Liver biopsy with histological study and liver iron concentration quantification has long been the gold standard for the diagnosis and prognosis of hemochromatosis[1]. The great developments that have occurred in the field of iron overload diseases in the last 15 years - identification of the HFE gene and the mutations responsible of hemochromatosis, liver iron concentration (LIC) determination by Magnetic resonance imaging (MRI) and non-invasive liver fibrosis prediction with laboratory tests[1-3] - have all diminished the role of hepatic biopsy in hemochromatosis study. Consequently, it is usually only used for prognosis purposes[4]. The development of liver cirrhosis is crucial for hemochromatosis patients, as it changes both the prognosis and the management of the disease[5].

Nevertheless, liver biopsy has associated risks inherent to the technique, with a related mortality around 1/1 000-1/10 000[6,7], as well as wide variations in the results. Sampling error studies have shown that a single biopsy will miss cirrhosis in 10%-30% of patients and incorrectly classify fibrosis by at least one stage in 20%-30%[5,8]. In addition, both patients and hemochromatosis associations have their objections to the procedure[9]. Furthermore, liver fibrosis, and, in some cases, cirrhosis, may regress after treatment with phlebotomy[10]. Concerns about complications and sampling errors have resulted in a search for non-invasive tests for cirrhosis[5].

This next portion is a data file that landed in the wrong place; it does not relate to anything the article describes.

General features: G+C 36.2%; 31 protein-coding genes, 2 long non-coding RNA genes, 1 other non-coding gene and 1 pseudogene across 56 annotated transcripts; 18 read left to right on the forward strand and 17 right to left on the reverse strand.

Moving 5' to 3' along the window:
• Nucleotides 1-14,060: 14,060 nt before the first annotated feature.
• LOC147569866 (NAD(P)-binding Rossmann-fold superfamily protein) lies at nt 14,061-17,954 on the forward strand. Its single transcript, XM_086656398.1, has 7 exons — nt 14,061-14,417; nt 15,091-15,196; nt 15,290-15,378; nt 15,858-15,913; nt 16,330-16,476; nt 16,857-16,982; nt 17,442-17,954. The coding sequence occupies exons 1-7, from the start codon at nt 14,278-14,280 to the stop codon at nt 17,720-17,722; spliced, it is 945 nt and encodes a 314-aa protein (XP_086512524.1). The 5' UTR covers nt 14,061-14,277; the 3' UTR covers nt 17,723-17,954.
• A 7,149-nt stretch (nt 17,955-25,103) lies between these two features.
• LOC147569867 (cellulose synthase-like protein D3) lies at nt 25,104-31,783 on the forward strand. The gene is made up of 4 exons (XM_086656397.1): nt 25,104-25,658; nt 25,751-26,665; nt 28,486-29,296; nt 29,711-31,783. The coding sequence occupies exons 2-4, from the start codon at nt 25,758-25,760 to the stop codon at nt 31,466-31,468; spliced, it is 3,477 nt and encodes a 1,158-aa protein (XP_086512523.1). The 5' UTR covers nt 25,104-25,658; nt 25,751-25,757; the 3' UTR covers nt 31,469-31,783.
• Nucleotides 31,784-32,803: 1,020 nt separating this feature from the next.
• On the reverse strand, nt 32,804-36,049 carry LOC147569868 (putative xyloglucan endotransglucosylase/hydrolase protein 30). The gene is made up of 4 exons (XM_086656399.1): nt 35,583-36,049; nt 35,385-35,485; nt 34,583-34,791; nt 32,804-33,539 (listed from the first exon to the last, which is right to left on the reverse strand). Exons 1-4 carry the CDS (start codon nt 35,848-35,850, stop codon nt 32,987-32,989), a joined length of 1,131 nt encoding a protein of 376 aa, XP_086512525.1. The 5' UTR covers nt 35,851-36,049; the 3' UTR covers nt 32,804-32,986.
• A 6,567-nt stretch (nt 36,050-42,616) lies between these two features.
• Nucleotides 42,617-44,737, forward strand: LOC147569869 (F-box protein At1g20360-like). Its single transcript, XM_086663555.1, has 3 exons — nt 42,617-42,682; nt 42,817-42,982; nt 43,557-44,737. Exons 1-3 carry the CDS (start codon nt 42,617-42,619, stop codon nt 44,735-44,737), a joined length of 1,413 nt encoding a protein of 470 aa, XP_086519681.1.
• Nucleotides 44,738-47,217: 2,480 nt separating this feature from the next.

The liver is the most easily accessible tissue in which it is possible to determine the presence of iron overload. This is done by LIC measurement in hepatic biopsy[11], but there is a wide variation in measures of hepatic iron load, especially in patients with liver cirrhosis[12]. Liver biopsy no longer has a primary role in the diagnosis of hereditary hemochromatosis (HH) (Figure (Figure1).1). In patients with HH, liver biopsy is nowadays performed for three main reasons[13]: (1) To determine the prognosis of the disease, calculating the fibrosis grade in the liver sample; a Serum Ferritin > 1 000 µg/L, raised aspartate aminotransferase (AST) and platelet count < 200 000/μL are considered markers of advanced liver disease, and liver biopsy has been recommended for these patients[1]; (2) To diagnose the presence of other diseases which produce iron overload, such as alcoholic liver disease and non-alcoholic speatohepatitis (NASH), and to determine their severity. When there is a coexistent pathology, liver biopsy may help to clarify the main cause of liver disease; and (3) To identify preneoplastic lesions, including iron-free foci[14] and dysplastic nodules. All of these three main reasons have been able to be assessed by non-invasive tools for quite some time[15-17].